Breanna Hill, Arts & Entertainment Editor
I’ve been hooked on documentaries for years now. Every time a new one comes out I tend to watch it within the first few days of its release date, especially if it has something to do with crime. Unfortunately, there has been a lack of documentaries to my knowledge, until February 26 of this year when “The Trials of Gabriel Fernandez” hit Netflix.
To be quite honest with you I hadn’t really heard much about Gabriel until I watched this documentary. I believe I remember seeing his name in the news back in 2013 after his death, but hey, I was fourteen at the time and I didn’t really care about much other than my friends and the occasional boy crush here and there. I didn’t know the severity of the situation and I had no earthly idea what he went through, and I truly believe that nobody will ever fully understand what Gabriel went through during his short-lived life.
One of the first things I noticed about the limited series on Netflix is the warning at the beginning of every episode (six total). Some crime documentaries have these warnings to viewers, and yes, other crime documentaries have their fair share of hair-raising moments, but this documentary is the only one I have seen so far that has made me sit in bed contemplating for hours on end how this brutal situation could have possibly happened in real life, all the while the chill bumps never leaving my arms.
The documentary focuses on more than just telling what occurred and what happened to Gabriel, and shares more than the who-done-its. It focuses on all the contributing factors that led up to Gabriel’s death including the brutal torture, the involvement of the Department of Child and Family Services (DCFS), the trials of Gabriel’s killers and the aftermath of the entire traumatic event.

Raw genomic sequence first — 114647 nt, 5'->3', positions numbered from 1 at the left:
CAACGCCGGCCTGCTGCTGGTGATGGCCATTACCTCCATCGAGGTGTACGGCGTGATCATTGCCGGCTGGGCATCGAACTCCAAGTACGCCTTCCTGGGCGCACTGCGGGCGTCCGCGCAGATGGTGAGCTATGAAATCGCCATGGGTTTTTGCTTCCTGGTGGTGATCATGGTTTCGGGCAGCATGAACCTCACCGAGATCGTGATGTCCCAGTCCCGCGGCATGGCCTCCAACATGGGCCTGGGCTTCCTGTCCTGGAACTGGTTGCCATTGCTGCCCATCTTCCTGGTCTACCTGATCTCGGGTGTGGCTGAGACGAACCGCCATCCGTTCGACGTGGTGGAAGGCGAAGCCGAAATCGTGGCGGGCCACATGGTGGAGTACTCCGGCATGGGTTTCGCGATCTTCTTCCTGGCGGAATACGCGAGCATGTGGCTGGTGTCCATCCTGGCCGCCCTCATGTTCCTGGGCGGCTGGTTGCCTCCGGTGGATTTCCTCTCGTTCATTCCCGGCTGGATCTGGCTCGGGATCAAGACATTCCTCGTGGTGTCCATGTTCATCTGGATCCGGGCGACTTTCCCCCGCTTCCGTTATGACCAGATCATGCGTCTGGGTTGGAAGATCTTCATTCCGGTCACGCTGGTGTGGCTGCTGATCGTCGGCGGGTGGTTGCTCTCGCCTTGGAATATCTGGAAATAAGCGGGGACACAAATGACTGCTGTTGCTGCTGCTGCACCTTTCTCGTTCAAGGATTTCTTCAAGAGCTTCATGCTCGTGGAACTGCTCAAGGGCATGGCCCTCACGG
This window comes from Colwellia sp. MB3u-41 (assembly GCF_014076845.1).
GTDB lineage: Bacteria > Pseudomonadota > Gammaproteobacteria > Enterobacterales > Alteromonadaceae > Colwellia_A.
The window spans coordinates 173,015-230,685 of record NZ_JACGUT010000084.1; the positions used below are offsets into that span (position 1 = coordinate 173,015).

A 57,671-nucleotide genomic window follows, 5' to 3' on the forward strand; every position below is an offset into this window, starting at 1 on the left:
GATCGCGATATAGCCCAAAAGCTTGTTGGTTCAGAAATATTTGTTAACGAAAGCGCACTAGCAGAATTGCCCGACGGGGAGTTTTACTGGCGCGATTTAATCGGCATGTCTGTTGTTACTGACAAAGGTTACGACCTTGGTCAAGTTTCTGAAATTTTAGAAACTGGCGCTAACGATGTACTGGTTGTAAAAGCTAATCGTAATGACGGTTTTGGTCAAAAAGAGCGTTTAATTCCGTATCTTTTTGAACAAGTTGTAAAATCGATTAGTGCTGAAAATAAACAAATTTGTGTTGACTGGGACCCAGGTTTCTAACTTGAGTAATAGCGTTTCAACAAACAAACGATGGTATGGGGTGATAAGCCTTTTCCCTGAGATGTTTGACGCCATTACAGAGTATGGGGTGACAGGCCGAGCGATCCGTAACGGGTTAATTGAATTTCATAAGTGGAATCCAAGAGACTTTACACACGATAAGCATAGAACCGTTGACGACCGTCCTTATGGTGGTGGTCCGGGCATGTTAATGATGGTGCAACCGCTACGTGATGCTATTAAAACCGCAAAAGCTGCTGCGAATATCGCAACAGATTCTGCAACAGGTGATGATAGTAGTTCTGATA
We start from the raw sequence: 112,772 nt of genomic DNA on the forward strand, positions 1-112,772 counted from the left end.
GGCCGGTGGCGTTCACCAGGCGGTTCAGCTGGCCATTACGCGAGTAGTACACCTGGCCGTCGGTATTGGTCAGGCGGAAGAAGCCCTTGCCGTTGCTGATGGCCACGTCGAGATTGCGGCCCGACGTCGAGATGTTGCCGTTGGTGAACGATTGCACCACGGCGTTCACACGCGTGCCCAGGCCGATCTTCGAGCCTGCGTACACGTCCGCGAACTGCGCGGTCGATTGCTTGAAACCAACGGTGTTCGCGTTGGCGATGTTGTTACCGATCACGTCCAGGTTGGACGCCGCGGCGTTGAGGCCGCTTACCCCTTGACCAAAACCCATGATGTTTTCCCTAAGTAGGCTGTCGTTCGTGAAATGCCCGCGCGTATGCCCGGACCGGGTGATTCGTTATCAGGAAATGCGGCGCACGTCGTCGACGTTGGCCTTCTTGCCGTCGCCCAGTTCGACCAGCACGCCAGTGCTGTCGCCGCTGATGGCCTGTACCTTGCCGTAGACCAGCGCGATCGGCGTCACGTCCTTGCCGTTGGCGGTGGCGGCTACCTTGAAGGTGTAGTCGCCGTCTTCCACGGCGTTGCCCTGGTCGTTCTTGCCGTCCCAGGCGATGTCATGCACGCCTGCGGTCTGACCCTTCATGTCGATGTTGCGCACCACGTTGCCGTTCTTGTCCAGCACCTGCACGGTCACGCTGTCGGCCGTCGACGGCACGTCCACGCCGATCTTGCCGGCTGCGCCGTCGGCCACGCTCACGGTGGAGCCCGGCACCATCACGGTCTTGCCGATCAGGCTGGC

Not all documentaries are able to bring all the contributing factors of the situation to light like this one did. The director, Brian Knappenberger, talked to several people who were in direct connection with the case including journalists, social workers and they even gained access to tapes of Gabriel’s siblings talking about their brother and what their parents did to him.
This documentary is truly captivating and gut wrenching. I’m not usually the type to grow uncomfortable watching even the nastiest documentaries, but this one has exceeded even my comfort level.
I believe that this documentary cannot be described. The situation laid out in the documentary cannot be described. I could not even begin to summarize what happened to this boy back in 2013, or the events leading up to his death. I cannot describe the anger and frustration that not only I but other viewers feel after learning about how the system failed him multiple times.
If you’re able to stomach the reality of what this boy went through and watch this documentary I highly urge you to. It’s difficult to watch, I will admit, but it is a very well documented account of this boy’s life that was cut short and it deserves to be seen and appreciated for the piece of art that it is.